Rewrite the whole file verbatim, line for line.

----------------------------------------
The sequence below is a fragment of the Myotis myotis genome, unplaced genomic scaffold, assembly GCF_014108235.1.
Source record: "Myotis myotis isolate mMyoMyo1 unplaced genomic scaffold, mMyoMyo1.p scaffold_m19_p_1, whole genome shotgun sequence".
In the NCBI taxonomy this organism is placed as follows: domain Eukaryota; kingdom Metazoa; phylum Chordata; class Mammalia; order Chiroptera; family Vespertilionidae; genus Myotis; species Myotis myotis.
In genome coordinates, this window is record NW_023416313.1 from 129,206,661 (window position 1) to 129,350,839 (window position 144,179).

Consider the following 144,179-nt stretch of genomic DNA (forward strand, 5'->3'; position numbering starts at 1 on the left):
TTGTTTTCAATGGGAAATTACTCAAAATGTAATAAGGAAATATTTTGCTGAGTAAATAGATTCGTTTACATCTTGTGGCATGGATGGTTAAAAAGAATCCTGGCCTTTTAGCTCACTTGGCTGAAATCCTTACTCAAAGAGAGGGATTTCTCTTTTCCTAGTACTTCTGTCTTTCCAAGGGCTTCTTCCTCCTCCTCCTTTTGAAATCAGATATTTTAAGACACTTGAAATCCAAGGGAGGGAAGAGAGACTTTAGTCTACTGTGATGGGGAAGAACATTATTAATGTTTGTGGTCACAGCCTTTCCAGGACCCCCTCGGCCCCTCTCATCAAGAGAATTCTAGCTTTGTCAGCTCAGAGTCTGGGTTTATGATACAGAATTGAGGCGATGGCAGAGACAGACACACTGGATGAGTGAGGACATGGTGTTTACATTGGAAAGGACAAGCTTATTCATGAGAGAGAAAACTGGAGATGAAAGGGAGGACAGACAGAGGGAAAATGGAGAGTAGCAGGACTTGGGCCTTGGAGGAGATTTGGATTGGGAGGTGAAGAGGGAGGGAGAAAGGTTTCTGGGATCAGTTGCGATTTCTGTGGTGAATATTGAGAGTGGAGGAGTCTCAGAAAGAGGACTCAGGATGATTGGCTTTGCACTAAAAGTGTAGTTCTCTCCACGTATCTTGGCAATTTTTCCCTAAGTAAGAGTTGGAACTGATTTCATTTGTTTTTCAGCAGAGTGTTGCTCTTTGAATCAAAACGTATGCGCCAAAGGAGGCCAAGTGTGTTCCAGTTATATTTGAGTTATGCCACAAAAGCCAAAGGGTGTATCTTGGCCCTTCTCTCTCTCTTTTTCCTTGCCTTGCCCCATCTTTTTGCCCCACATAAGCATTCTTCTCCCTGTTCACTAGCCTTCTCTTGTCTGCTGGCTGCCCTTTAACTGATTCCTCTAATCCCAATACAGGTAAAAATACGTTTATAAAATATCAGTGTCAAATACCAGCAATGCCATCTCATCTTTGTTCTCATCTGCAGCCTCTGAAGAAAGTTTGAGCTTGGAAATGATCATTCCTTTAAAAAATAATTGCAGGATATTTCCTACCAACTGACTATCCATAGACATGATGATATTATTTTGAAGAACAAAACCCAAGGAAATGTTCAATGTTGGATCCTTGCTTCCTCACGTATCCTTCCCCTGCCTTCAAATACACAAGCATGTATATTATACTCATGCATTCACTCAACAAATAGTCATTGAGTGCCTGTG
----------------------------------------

The sequence below is a fragment of the Myotis myotis genome, unplaced genomic scaffold, assembly GCF_014108235.1.
Source record: "Myotis myotis isolate mMyoMyo1 unplaced genomic scaffold, mMyoMyo1.p scaffold_m19_p_1, whole genome shotgun sequence".
In the NCBI taxonomy this organism is placed as follows: domain Eukaryota; kingdom Metazoa; phylum Chordata; class Mammalia; order Chiroptera; family Vespertilionidae; genus Myotis; species Myotis myotis.
In genome coordinates, this window is record NW_023416313.1 from 129,206,661 (window position 1) to 129,350,839 (window position 144,179).

Consider the following 144,179-nt stretch of genomic DNA (forward strand, 5'->3'; position numbering starts at 1 on the left):
TTGTTTTCAATGGGAAATTACTCAAAATGTAATAAGGAAATATTTTGCTGAGTAAATAGATTCGTTTACATCTTGTGGCATGGATGGTTAAAAAGAATCCTGGCCTTTTAGCTCACTTGGCTGAAATCCTTACTCAAAGAGAGGGATTTCTCTTTTCCTAGTACTTCTGTCTTTCCAAGGGCTTCTTCCTCCTCCTCCTTTTGAAATCAGATATTTTAAGACACTTGAAATCCAAGGGAGGGAAGAGAGACTTTAGTCTACTGTGATGGGGAAGAACATTATTAATGTTTGTGGTCACAGCCTTTCCAGGACCCCCTCGGCCCCTCTCATCAAGAGAATTCTAGCTTTGTCAGCTCAGAGTCTGGGTTTATGATACAGAATTGAGGCGATGGCAGAGACAGACACACTGGATGAGTGAGGACATGGTGTTTACATTGGAAAGGACAAGCTTATTCATGAGAGAGAAAACTGGAGATGAAAGGGAGGACAGACAGAGGGAAAATGGAGAGTAGCAGGACTTGGGCCTTGGAGGAGATTTGGATTGGGAGGTGAAGAGGGAGGGAGAAAGGTTTCTGGGATCAGTTGCGATTTCTGTGGTGAATATTGAGAGTGGAGGAGTCTCAGAAAGAGGACTCAGGATGATTGGCTTTGCACTAAAAGTGTAGTTCTCTCCACGTATCTTGGCAATTTTTCCCTAAGTAAGAGTTGGAACTGATTTCATTTGTTTTTCAGCAGAGTGTTGCTCTTTGAATCAAAACGTATGCGCCAAAGGAGGCCAAGTGTGTTCCAGTTATATTTGAGTTATGCCACAAAAGCCAAAGGGTGTATCTTGGCCCTTCTCTCTCTCTTTTTCCTTGCCTTGCCCCATCTTTTTGCCCCACATAAGCATTCTTCTCCCTGTTCACTAGCCTTCTCTTGTCTGCTGGCTGCCCTTTAACTGATTCCTCTAATCCCAATACAGGTAAAAATACGTTTATAAAATATCAGTGTCAAATACCAGCAATGCCATCTCATCTTTGTTCTCATCTGCAGCCTCTGAAGAAAGTTTGAGCTTGGAAATGATCATTCCTTTAAAAAATAATTGCAGGATATTTCCTACCAACTGACTATCCATAGACATGATGATATTATTTTGAAGAACAAAACCCAAGGAAATGTTCAATGTTGGATCCTTGCTTCCTCACGTATCCTTCCCCTGCCTTCAAATACACAAGCATGTATATTATACTCATGCATTCACTCAACAAATAGTCATTGAGTGCCTGTG